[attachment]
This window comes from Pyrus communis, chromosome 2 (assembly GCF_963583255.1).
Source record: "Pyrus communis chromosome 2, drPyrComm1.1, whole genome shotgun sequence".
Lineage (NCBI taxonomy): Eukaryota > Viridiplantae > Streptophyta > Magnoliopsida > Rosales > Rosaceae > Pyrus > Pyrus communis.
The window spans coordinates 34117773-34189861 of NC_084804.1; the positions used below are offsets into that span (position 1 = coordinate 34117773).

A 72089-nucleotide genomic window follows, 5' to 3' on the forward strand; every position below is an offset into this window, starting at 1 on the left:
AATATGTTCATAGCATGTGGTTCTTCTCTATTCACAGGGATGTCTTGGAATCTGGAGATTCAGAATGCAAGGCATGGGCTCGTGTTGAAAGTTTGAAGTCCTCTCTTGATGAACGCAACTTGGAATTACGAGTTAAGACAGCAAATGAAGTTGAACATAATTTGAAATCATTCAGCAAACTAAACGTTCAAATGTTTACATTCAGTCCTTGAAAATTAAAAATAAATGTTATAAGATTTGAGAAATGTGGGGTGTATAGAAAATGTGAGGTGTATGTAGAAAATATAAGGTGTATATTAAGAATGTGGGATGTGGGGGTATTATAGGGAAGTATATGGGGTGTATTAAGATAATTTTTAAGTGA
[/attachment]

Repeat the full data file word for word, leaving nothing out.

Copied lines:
This window comes from Pyrus communis, chromosome 2 (assembly GCF_963583255.1).
Source record: "Pyrus communis chromosome 2, drPyrComm1.1, whole genome shotgun sequence".
Lineage (NCBI taxonomy): Eukaryota > Viridiplantae > Streptophyta > Magnoliopsida > Rosales > Rosaceae > Pyrus > Pyrus communis.
The window spans coordinates 34117773-34189861 of NC_084804.1; the positions used below are offsets into that span (position 1 = coordinate 34117773).

A 72089-nucleotide genomic window follows, 5' to 3' on the forward strand; every position below is an offset into this window, starting at 1 on the left:
AATATGTTCATAGCATGTGGTTCTTCTCTATTCACAGGGATGTCTTGGAATCTGGAGATTCAGAATGCAAGGCATGGGCTCGTGTTGAAAGTTTGAAGTCCTCTCTTGATGAACGCAACTTGGAATTACGAGTTAAGACAGCAAATGAAGTTGAACATAATTTGAAATCATTCAGCAAACTAAACGTTCAAATGTTTACATTCAGTCCTTGAAAATTAAAAATAAATGTTATAAGATTTGAGAAATGTGGGGTGTATAGAAAATGTGAGGTGTATGTAGAAAATATAAGGTGTATATTAAGAATGTGGGATGTGGGGGTATTATAGGGAAGTATATGGGGTGTATTAAGATAATTTTTAAGTGA